And it came to pass in those days, that there went out a decree from Caesar Augustus that all the world should be taxed.

2 (And this taxing was first made when Cyrenius was governor of Syria.)

3 And all went to be taxed, every one into his own city.

4 And Joseph also went up from Galilee, out of the city of Nazareth, into Judaea, unto the city of David, which is called Bethlehem; (because he was of the house and lineage of David:)

5 To be taxed with Mary his espoused wife, being great with child.

6 And so it was, that, while they were there, the days were accomplished that she should be delivered.

7 And she brought forth her firstborn son, and wrapped him in swaddling clothes, and laid him in a manger; because there was no room for them in the inn.

8 And there were in the same country shepherds abiding in the field, keeping watch over their flock by night.

9 And, lo, the angel of the Lord came upon them, and the glory of the Lord shone round about them: and they were sore afraid.

10 And the angel said unto them, Fear not: for, behold, I bring you good tidings of great joy, which shall be to all people.

11 For unto you is born this day in the city of David a Saviour, which is Christ the Lord.

12 And this shall be a sign unto you; Ye shall find the babe wrapped in swaddling clothes, lying in a manger.

13 And suddenly there was with the angel a multitude of the heavenly host praising God, and saying,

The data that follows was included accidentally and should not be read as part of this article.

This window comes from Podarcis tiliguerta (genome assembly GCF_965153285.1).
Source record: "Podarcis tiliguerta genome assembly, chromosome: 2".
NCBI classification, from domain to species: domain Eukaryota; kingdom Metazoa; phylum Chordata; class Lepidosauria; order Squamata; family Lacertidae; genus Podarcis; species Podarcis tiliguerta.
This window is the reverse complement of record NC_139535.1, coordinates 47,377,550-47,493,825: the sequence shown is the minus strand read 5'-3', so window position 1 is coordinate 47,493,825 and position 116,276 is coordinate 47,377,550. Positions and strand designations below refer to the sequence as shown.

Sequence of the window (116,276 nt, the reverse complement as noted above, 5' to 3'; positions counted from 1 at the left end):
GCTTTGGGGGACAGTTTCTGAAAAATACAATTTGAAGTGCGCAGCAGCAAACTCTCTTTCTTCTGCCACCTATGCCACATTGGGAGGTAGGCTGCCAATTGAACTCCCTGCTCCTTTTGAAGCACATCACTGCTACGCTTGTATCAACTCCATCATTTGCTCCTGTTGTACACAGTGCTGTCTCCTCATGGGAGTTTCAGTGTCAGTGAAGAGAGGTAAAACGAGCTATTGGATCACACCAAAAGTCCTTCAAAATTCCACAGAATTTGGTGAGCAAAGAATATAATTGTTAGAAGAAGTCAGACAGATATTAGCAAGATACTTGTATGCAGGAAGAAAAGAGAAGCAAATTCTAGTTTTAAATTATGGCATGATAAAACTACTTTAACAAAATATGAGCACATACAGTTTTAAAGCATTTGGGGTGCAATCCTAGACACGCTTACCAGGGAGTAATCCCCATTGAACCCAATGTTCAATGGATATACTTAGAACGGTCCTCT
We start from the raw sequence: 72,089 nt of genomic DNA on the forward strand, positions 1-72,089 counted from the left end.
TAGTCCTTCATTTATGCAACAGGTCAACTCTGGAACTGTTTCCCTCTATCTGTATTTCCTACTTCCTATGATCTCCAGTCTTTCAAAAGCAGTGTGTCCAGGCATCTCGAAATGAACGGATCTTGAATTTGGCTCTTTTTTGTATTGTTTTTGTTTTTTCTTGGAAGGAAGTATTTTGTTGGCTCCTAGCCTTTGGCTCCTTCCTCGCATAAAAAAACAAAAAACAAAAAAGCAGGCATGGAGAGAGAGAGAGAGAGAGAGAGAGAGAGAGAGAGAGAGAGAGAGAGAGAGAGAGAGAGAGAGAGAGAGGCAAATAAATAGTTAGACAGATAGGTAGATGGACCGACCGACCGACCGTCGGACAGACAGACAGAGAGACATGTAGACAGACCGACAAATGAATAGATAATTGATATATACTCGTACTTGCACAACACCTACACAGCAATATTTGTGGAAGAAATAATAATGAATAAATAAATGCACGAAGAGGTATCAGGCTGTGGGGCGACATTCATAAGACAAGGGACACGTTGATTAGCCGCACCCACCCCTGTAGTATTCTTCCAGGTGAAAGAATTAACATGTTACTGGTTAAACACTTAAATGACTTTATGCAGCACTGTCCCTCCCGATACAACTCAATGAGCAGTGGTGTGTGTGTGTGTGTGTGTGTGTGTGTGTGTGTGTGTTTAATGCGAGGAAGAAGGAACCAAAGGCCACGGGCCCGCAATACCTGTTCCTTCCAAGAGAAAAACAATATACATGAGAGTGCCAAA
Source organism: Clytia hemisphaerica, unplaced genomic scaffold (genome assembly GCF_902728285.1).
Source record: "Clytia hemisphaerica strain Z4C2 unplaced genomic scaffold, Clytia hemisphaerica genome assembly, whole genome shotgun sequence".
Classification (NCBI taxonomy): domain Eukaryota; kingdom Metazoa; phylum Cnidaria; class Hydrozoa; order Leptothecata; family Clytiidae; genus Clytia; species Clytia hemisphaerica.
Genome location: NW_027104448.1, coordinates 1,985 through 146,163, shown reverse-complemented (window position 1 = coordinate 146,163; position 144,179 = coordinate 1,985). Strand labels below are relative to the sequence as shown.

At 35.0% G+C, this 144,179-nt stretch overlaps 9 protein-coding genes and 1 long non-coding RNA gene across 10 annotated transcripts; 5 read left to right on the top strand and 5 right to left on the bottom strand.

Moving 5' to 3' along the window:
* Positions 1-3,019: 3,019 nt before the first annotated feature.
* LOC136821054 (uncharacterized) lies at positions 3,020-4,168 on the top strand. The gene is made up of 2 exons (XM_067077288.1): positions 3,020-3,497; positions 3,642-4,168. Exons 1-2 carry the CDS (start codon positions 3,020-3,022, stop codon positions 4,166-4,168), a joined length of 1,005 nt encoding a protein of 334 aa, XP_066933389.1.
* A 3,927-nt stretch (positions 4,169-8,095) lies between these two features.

14 Glory to God in the highest, and on earth peace, good will toward men.

– Luke 2: 1-14

Greetings, my fellow port swillers and a very merry Christmas to you all!

Have I ever mentioned before the fact that this passage affects me like no other in the Gospels?  There are those that comfort me.  There are those that terrify me.  There are those that puzzle me.  There are those that cause me anguish and sorrow.  This is the one that invariably gives me an overpowering frisson and reduces me to tears of, well, Joy.

Indeed, I have a very, very special mental image of the appearance of the heavenly host, as described by Luke.  It’s not much like Rembrandt’s rendering above, but that said, I couldn’t possibly describe it in words.  It’s just that potent.

At any rate,  I take this opportunity to wish each and every friend of the decanter, whether you stop in for only the odd sip or are a regular fellow swiller, my very best wishes for this season.   It’s no exaggeration to say that we live in terrible times and that the barbarism which always lurks just below the surface is bursting forth with ever-increasing frequency and viggah.   But rayther than rail against the onslaught of darkness, I am convinced that this is just that much more impetus to grasp at that Joy which is the good news of Christ’s birth which we celebrate.   And it is my resolution to try that much harder to spread that Joy, both here and in my daily dealings in the “real” world.

Not that there won’t be raillery here, of course; It’s too much fun.  And besides, Satan can’t stand to be laughed at.  It’s just that I have spent years internalizing the Good News, whereas I recognize increasingly that I should really be concentrating more on spreading it about.

And with that, I pray you charge your glasses.  Bumpers all round, ladies and gentlemen, and no heel taps!  Here’s to glory to God in the highest, and on earth peace, good will toward men, with three times three indeed!